Review – Duck Tales (NES)

I have a pretty outstanding memory when it comes to video games. It reaches all the way back as far as my memory goes. In those far, misty regions of my brain is the distinct memory of playing Duck Tales on the NES with my cousins. I remember being fascinated by the concept of “short cuts” in the Transylvania stage and being baffled by basically everything else.

I have a certain soft spot for the game, if that isn’t already apparent. When I started collecting NES games, it was one of the first that I sought out. It drew me to Capcom’s collection of side-scrollers on the system. So, it’s time to revisit an old friend.



Do you know what the cartoon, Duck Tales, was about? A geriatric duck by the name of Scrooge McDuck goes on adventures to pilfer treasures from a world absolutely glutted by them. His nephews, who have been left in his care, often find a way to tag along and get themselves into danger. It’s your typical child-endangerment fantasy, and it was actually a pretty good series.

The game’s foundation is somewhat similar to Mega Man. You’re given 5 levels to choose from and can tackle them in any order. Unlike Mega Man, there’s no big gauntlet at the end to test all those skills you built up. Nor are there power-ups to reward you for beating any of the stages. Instead, your goal is to amass as much wealth as possible before finishing all five levels.

So what separates it from Mega Man? The most obvious difference is the method of attack between Mega Man and Scrooge McDuck. While Mega Man blasts everything with his mega buster, Scrooge just has his old man cane that he can inexplicably pogo on. Using this unlikely power, he can hop-and-bop enemies and reach higher places.

The other major difference is that Duck Tales is a lot more exploration-based. The levels aren’t strictly linear, and it’s not completely obvious where you need to go. Your job is to find the end boss, but also to scour levels for loot along the way. If you search real hard, there’s even some secret treasures to be picked up.


There’s definitely an addicting quality to finding as much treasure as you can get your wrinkly, feathered hands on, I just wish there was a point to it all. Getting over $10 million nets you a special secret ending, but it’s not all that fantastic. You’re mostly just collecting more treasure to get the high score, which I guess can be satisfying? I don’t know, I just don’t feel it’s worth it. I wish there was a shop or something where you could exchange you cash for upgrades.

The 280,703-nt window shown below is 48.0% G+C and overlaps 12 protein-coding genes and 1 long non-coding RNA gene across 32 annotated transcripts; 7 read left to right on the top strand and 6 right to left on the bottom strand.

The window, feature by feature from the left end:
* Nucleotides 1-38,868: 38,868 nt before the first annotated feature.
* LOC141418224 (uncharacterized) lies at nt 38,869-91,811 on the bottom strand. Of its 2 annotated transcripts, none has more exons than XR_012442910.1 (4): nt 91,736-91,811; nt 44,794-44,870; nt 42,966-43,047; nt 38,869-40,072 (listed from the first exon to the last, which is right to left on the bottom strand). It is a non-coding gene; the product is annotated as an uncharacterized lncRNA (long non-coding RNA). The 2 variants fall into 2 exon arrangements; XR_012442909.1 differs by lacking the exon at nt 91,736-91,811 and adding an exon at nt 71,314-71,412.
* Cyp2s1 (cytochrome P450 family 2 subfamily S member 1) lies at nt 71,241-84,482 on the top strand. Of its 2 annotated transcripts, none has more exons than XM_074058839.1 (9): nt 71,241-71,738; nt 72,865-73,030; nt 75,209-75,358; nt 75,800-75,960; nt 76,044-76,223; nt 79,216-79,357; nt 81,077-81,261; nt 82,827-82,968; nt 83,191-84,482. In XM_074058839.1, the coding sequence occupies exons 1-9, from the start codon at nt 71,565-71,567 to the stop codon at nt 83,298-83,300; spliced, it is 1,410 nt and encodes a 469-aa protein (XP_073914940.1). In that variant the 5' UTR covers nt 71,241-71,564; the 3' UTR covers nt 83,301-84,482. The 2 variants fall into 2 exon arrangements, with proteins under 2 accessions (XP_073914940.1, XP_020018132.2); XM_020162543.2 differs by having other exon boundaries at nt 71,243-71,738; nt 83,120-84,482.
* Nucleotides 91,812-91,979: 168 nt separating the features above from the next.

The bosses at the end of each stage are pretty disappointing as well. Strictly being heavily pattern based. The secret to beating each of them is — get ready for this — bouncing on their head. It’s not especially compelling.

To make things complicated, there are no continues. If you lose all your lives, it’s back to the beginning for you. Getting to the end can be a bit of a challenge because of this, and it doesn’t exactly feel fair, especially when there’s instant death involved.



So where does my soft spot for this game come in? Well, for starters, the game absolutely pops. 

From the terrific 8-bit rendition of the theme song that plays over the title, to the classic tune that overlaps the moon stage, the soundtrack is impressive. It’s not flawless, however. Just wait until you hear the tune that the game blurts out when you return to Duckburg via Launchpad McQuack.

The graphics are also pretty detailed for a game that came out in 1989. From the way Scrooge reacts to hitting his cane against a solid object, to the way that each stage offers its own unique enemies, there’s a lot of small touches that gives the game a solid feel.

Adding to this is Capcom’s legendarily tight controls. Pogo jumping and platforming feels precise, even when hopping on enemy heads. It’s a game that feels good, even when it has an inventive mode of travel, and that’s commendable.


The game itself is your typical Capcom sidescroller: inventive, tight, with a soundtrack that’s outta sight. That’s a bit more enthusiastic than I want to sound, but I really wanted to rhyme.

In my honest assessment, Duck Tales is a pretty serviceable, if not unremarkable platformer. It works, but it doesn’t dazzle. It’s fun, but the entertainment is pretty short-lived. It’s not Mega Man is what I’m saying, but it could at least sit at the same lunchroom table.

Still, it may not be anything special from a gameplay perspective, but it’s still a treasure in my books.


This review was conducted on an original model NES using a cartridge copy of the game. It was paid for by the author.

Encourage more complaints

If you like what I do please support me on Ko-fi

About Zoey Handley 224 Articles
Zoey has been gaming for as far back as they can remember. Her eclectic tastes have led them across a vast assortment of consoles and both the best and worst games they have to offer. A lover of discovery, she can often be found scouring through retro and indie games. They currently work as a Staff Writer at Destructoid.

Be the first to comment

Leave a Reply

Your email address will not be published.